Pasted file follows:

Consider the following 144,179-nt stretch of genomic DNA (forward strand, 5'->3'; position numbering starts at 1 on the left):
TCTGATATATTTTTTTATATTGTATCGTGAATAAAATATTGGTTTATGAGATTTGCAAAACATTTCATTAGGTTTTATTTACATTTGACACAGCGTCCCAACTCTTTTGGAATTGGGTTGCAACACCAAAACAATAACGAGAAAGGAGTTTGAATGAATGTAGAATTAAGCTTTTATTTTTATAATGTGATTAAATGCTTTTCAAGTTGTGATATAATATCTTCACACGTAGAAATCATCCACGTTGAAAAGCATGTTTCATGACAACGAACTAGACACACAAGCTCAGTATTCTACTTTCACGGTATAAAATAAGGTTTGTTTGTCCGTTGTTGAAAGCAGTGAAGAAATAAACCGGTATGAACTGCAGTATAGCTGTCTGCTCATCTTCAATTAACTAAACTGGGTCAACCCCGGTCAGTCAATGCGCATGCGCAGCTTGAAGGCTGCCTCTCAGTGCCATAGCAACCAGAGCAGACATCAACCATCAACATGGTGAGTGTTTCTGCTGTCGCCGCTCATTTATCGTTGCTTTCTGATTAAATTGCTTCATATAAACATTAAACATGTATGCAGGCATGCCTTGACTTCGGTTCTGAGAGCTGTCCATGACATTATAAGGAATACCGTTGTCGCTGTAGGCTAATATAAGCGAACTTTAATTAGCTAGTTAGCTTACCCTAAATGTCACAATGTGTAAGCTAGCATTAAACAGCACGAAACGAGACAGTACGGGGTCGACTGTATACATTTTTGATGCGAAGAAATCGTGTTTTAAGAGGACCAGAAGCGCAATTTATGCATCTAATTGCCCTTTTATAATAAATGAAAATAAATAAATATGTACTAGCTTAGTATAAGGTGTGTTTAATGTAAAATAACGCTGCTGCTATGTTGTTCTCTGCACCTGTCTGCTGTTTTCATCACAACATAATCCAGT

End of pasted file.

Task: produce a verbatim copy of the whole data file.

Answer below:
Consider the following 144,179-nt stretch of genomic DNA (forward strand, 5'->3'; position numbering starts at 1 on the left):
TCTGATATATTTTTTTATATTGTATCGTGAATAAAATATTGGTTTATGAGATTTGCAAAACATTTCATTAGGTTTTATTTACATTTGACACAGCGTCCCAACTCTTTTGGAATTGGGTTGCAACACCAAAACAATAACGAGAAAGGAGTTTGAATGAATGTAGAATTAAGCTTTTATTTTTATAATGTGATTAAATGCTTTTCAAGTTGTGATATAATATCTTCACACGTAGAAATCATCCACGTTGAAAAGCATGTTTCATGACAACGAACTAGACACACAAGCTCAGTATTCTACTTTCACGGTATAAAATAAGGTTTGTTTGTCCGTTGTTGAAAGCAGTGAAGAAATAAACCGGTATGAACTGCAGTATAGCTGTCTGCTCATCTTCAATTAACTAAACTGGGTCAACCCCGGTCAGTCAATGCGCATGCGCAGCTTGAAGGCTGCCTCTCAGTGCCATAGCAACCAGAGCAGACATCAACCATCAACATGGTGAGTGTTTCTGCTGTCGCCGCTCATTTATCGTTGCTTTCTGATTAAATTGCTTCATATAAACATTAAACATGTATGCAGGCATGCCTTGACTTCGGTTCTGAGAGCTGTCCATGACATTATAAGGAATACCGTTGTCGCTGTAGGCTAATATAAGCGAACTTTAATTAGCTAGTTAGCTTACCCTAAATGTCACAATGTGTAAGCTAGCATTAAACAGCACGAAACGAGACAGTACGGGGTCGACTGTATACATTTTTGATGCGAAGAAATCGTGTTTTAAGAGGACCAGAAGCGCAATTTATGCATCTAATTGCCCTTTTATAATAAATGAAAATAAATAAATATGTACTAGCTTAGTATAAGGTGTGTTTAATGTAAAATAACGCTGCTGCTATGTTGTTCTCTGCACCTGTCTGCTGTTTTCATCACAACATAATCCAGT